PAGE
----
Property expenses, including maintenance, insurance costs, and property taxes, reduce the net income from a particular property. Lower net income can, in turn, lower the ROI. It's essential for investors to have a clear understanding of all annual costs when calculating ROI.
Real estate investments come with tax benefits, including deductions on mortgage interest, property taxes, and depreciation. These deductions can significantly reduce taxable income, effectively boosting the ROI on a property.



Real estate investing comes with a variety of risks including rising interest rates, lower than expected occupancy and the operator’s failure to execute the renovation and rental increase business plan. Real estate investments are also illiquid which means there is no readily available market for an investor to sell their interest in a real estate syndication. Investors are typically required to be deemed an accredited investor. As with any investment, there is the risk that the entire investment may be lost.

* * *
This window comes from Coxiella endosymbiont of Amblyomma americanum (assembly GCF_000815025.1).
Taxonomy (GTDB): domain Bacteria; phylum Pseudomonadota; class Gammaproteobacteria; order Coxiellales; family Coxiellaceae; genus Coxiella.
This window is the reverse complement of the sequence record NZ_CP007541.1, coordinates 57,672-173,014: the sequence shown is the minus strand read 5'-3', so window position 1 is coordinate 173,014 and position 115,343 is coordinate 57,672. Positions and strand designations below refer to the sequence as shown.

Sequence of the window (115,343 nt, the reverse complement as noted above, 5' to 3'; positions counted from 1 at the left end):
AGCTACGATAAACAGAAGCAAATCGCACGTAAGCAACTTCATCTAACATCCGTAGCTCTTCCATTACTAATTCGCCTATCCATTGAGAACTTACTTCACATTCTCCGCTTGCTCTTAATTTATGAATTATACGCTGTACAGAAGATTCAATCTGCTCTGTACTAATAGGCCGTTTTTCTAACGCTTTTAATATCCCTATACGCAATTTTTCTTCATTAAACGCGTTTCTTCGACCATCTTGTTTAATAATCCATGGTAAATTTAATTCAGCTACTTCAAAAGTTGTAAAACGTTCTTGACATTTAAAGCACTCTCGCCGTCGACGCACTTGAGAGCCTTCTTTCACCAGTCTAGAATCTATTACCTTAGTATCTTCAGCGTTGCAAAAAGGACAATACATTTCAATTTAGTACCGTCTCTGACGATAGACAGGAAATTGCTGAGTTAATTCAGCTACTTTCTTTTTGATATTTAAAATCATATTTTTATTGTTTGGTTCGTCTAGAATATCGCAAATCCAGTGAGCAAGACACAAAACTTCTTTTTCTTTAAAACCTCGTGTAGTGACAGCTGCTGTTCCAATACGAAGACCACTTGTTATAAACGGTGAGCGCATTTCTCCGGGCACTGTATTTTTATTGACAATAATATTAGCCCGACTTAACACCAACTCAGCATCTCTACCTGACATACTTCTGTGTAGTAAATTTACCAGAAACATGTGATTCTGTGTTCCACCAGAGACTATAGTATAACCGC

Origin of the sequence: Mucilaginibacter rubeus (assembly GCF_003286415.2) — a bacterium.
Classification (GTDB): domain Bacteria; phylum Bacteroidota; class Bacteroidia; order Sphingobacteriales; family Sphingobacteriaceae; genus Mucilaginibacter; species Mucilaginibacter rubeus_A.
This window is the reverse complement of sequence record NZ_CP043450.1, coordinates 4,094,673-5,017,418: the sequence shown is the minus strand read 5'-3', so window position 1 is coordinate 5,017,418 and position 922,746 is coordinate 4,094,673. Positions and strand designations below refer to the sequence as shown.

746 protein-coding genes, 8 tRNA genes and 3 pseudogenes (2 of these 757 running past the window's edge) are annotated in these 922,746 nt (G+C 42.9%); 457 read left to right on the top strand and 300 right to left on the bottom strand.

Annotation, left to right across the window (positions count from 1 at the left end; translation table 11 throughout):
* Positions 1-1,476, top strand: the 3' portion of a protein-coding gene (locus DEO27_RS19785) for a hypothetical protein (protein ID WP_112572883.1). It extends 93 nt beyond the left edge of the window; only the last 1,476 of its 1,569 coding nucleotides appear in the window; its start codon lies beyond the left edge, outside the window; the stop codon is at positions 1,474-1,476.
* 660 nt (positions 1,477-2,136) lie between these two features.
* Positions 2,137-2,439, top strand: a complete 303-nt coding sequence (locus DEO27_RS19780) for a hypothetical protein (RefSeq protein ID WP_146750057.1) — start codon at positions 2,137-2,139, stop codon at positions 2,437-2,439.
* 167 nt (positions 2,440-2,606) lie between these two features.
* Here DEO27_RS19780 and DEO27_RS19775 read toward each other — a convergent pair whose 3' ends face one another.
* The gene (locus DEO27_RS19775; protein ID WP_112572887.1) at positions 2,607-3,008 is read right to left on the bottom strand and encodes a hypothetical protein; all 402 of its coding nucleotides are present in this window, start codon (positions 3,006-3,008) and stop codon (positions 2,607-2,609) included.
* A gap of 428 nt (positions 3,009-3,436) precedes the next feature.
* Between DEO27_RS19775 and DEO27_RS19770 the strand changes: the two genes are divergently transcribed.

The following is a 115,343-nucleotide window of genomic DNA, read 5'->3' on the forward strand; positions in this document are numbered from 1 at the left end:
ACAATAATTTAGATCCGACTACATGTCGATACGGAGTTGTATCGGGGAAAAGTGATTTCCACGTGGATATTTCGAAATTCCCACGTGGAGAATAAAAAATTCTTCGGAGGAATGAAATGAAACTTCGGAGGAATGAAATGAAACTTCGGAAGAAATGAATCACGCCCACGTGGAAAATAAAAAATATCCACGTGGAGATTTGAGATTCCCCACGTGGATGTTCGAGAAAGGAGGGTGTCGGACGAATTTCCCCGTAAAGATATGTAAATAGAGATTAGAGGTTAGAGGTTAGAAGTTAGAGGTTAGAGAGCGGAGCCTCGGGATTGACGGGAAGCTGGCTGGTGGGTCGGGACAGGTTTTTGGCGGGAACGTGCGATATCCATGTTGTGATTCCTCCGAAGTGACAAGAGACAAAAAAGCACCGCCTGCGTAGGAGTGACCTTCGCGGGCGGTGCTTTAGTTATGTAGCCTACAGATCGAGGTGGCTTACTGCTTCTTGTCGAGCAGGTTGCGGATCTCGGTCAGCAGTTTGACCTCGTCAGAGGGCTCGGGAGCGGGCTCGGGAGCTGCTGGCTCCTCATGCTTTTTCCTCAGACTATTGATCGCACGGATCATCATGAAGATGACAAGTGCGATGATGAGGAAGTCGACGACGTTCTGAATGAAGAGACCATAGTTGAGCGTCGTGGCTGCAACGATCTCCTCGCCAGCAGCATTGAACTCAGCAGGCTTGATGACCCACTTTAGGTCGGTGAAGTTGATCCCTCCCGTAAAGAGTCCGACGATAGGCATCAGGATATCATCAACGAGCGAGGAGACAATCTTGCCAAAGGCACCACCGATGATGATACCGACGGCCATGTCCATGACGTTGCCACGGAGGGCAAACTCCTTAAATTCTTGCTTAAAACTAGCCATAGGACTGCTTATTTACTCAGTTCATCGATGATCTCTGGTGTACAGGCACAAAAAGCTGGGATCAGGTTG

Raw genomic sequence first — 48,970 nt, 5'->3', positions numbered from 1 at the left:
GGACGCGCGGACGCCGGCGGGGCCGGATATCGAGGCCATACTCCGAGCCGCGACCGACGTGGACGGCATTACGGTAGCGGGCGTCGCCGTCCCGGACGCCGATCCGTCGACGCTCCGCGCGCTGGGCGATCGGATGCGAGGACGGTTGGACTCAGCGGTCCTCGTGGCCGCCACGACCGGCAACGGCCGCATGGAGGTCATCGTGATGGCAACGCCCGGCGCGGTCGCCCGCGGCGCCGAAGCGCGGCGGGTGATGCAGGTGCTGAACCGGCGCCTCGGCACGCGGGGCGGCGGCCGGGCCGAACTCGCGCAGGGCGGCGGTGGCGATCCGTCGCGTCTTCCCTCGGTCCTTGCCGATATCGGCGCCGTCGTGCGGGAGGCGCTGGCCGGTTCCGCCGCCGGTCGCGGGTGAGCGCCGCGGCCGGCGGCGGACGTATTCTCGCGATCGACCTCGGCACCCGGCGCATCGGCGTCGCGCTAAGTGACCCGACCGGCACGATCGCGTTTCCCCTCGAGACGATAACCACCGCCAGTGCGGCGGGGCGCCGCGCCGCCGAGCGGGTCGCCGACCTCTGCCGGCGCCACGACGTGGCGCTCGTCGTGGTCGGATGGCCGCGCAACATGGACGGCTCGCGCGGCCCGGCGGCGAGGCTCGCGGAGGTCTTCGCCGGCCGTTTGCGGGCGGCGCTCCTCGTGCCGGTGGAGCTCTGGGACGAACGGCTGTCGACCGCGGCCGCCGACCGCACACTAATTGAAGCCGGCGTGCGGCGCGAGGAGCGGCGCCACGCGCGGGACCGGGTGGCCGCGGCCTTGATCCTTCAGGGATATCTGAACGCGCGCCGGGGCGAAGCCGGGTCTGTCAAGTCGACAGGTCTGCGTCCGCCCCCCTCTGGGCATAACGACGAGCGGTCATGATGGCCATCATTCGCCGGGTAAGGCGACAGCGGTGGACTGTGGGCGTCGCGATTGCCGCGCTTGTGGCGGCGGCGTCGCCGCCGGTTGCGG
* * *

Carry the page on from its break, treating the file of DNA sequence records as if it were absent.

Mike Bishop

About The Author - Mike Bishop

Michael is a successful business owner who is active in the commercial real estate syndication space. With a deeply rooted passion for personal finance and wealth management, he developed a secondary passion for real estate shortly after starting his professional career. In the summer of 2017, he founded Bishop Investing Group, backed by the purpose of helping individuals achieve financial freedom and grow generational wealth through passive investments in commercial real estate syndications.